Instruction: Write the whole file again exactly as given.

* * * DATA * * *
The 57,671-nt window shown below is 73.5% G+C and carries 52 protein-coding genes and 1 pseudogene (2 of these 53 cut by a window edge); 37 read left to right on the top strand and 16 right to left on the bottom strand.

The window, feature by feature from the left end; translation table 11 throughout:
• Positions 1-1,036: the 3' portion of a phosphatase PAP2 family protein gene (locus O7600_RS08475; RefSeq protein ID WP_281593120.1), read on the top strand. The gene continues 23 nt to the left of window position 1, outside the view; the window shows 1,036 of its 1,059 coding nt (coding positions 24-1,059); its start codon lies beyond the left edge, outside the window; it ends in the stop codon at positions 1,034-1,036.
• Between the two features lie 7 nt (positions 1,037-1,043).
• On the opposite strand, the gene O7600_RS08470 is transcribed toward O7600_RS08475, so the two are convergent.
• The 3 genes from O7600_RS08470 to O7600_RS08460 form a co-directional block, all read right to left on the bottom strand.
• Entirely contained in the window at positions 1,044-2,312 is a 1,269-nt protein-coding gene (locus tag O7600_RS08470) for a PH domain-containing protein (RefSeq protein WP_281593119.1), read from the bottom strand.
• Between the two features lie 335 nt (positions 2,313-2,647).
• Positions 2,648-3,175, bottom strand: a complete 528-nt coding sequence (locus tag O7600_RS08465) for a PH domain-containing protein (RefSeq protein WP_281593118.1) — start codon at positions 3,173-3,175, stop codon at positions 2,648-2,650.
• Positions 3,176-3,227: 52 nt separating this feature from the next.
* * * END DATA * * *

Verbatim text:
The 57,671-nt window shown below is 73.5% G+C and carries 52 protein-coding genes and 1 pseudogene (2 of these 53 cut by a window edge); 37 read left to right on the top strand and 16 right to left on the bottom strand.

The window, feature by feature from the left end; translation table 11 throughout:
• Positions 1-1,036: the 3' portion of a phosphatase PAP2 family protein gene (locus O7600_RS08475; RefSeq protein ID WP_281593120.1), read on the top strand. The gene continues 23 nt to the left of window position 1, outside the view; the window shows 1,036 of its 1,059 coding nt (coding positions 24-1,059); its start codon lies beyond the left edge, outside the window; it ends in the stop codon at positions 1,034-1,036.
• Between the two features lie 7 nt (positions 1,037-1,043).
• On the opposite strand, the gene O7600_RS08470 is transcribed toward O7600_RS08475, so the two are convergent.
• The 3 genes from O7600_RS08470 to O7600_RS08460 form a co-directional block, all read right to left on the bottom strand.
• Entirely contained in the window at positions 1,044-2,312 is a 1,269-nt protein-coding gene (locus tag O7600_RS08470) for a PH domain-containing protein (RefSeq protein WP_281593119.1), read from the bottom strand.
• Between the two features lie 335 nt (positions 2,313-2,647).
• Positions 2,648-3,175, bottom strand: a complete 528-nt coding sequence (locus tag O7600_RS08465) for a PH domain-containing protein (RefSeq protein WP_281593118.1) — start codon at positions 3,173-3,175, stop codon at positions 2,648-2,650.
• Positions 3,176-3,227: 52 nt separating this feature from the next.